NORTH YARMOUTH — A $2.4 million municipal budget for fiscal 2015, down slightly from this year’s spending plan, goes to a Town Meeting vote on Saturday, April 12.
Also under consideration are two ordinance changes to address repeated code enforcement violations.
Due to the destruction by fire last August of Wescustogo Hall, the traditional Town Meeting location, this year’s 9 a.m. gathering will be held in the North Yarmouth Memorial School gym.
The proposed budget – which does not account for Cumberland County and School Administrative District 51 assessments – is down 0.1 percent from the current year.
The funding from taxes would drop 5.5 percent, from about $926,000 this year to nearly $876,000 next year.
The board’s suggestions include the use of a high-performance chip-sealing material to pave Sligo Road, as opposed to traditional asphalt overlay, which would decrease the public works line item from nearly $711,000 to nearly $661,000.
The less expensive form of chip sealing, used last year on Town Farm Road and part of Milliken Road, uses coarse rock instead of asphalt, and is noisier to drive on and not as smooth, but costs significantly less than normal pavement.
Included in the approximately $229,000 economic development line is $100,000 for planning and consulting regarding future use of the North Yarmouth Memorial School, which is due to close after the school year ends in June, and then be “mothballed” until a new use is found.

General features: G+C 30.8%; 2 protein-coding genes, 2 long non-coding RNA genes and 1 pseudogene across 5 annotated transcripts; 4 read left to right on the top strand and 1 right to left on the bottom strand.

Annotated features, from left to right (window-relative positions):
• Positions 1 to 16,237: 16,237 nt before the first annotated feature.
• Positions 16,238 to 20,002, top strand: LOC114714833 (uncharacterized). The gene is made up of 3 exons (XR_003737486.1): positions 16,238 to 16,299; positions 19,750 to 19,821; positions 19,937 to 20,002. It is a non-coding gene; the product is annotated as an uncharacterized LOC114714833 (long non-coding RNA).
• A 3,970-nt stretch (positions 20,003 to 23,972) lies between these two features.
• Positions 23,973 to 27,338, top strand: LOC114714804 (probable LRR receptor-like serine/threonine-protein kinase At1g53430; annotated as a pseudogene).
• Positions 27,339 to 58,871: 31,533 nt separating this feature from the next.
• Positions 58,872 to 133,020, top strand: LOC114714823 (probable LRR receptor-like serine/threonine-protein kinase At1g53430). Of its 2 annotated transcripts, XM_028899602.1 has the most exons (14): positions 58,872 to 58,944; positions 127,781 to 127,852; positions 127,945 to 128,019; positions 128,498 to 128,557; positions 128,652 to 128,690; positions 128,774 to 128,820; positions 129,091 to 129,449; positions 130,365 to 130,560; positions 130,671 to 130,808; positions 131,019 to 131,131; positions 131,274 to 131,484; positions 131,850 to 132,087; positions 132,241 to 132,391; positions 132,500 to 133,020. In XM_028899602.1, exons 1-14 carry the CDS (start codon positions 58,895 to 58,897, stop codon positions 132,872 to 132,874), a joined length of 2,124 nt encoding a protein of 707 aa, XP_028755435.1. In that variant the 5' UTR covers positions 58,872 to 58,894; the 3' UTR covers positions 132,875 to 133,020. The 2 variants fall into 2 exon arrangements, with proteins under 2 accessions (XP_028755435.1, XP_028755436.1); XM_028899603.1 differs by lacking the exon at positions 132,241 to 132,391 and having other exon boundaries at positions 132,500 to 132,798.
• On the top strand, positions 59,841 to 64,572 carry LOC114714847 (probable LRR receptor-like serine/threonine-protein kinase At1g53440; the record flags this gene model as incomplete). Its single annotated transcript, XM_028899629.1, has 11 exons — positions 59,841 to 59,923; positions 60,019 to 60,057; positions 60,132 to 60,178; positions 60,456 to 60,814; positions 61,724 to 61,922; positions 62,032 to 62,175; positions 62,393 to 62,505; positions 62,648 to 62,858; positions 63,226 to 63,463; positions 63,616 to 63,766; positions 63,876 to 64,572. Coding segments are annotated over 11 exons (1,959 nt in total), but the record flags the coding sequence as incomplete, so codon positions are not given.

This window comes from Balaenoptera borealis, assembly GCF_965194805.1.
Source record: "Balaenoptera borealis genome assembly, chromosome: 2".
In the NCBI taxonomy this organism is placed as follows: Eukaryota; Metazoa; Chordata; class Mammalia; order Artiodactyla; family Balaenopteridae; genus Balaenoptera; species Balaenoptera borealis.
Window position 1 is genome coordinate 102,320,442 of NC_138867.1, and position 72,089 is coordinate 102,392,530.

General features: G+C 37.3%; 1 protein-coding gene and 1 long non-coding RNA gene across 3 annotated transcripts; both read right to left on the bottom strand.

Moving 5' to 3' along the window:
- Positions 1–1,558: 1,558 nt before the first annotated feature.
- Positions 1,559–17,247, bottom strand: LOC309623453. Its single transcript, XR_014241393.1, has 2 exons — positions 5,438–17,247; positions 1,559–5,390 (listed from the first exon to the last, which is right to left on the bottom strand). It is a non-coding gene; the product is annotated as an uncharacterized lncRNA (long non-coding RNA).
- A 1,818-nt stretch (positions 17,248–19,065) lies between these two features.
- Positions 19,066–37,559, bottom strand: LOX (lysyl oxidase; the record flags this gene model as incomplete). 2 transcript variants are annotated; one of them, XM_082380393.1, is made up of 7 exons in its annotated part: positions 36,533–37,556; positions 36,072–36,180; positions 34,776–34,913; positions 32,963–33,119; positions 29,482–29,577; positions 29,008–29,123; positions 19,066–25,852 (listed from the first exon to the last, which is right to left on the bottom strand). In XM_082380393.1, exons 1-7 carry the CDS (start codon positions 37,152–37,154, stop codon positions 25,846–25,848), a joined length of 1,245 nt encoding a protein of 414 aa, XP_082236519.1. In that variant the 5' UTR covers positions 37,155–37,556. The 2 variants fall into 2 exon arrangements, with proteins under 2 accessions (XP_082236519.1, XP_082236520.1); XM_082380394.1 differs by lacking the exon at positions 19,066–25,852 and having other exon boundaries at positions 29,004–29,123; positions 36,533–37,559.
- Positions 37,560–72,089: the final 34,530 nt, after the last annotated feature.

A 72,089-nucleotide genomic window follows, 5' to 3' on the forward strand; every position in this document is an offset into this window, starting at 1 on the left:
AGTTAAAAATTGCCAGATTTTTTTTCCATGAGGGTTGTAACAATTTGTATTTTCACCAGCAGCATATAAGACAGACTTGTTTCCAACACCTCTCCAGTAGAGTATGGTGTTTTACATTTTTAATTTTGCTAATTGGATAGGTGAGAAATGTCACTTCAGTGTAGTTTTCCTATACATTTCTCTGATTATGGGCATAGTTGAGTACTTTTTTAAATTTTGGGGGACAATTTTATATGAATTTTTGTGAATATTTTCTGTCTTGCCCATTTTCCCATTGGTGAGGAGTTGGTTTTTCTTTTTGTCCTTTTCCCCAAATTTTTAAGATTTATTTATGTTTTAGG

Mothballing, which costs about $20,000 and could be funded from the public facilities line, includes draining the 38-year-old building’s pipes, getting rid of the sprinkler system, and boarding up the windows, Interim Town Manager Marnie Diffin has said.
One potential line item increase, from nearly $189,000 to about $201,000 for administration, would fund an increase in combined hours from 55 to 70 for two front-counter employees at the Town Office.
Another possible increase, from nearly $8,900 to about $24,000 in public safety, largely concerns the animal control officer post. While the town had been funding the position through Cumberland on a per-call basis, North Yarmouth is now working with Cumberland, Falmouth and Yarmouth to fund two officers, and the higher amount reflects “more of a true cost of operating the service,” Diffin said.
The ordinance changes establish a course of action in cases of continuing code violations on a property. They allow the code enforcement officer to file a notification of those offenses in the Cumberland County Registry of Deeds, and authorizes that person to not issue another permit to the violator, unless it is one that would correct the violation.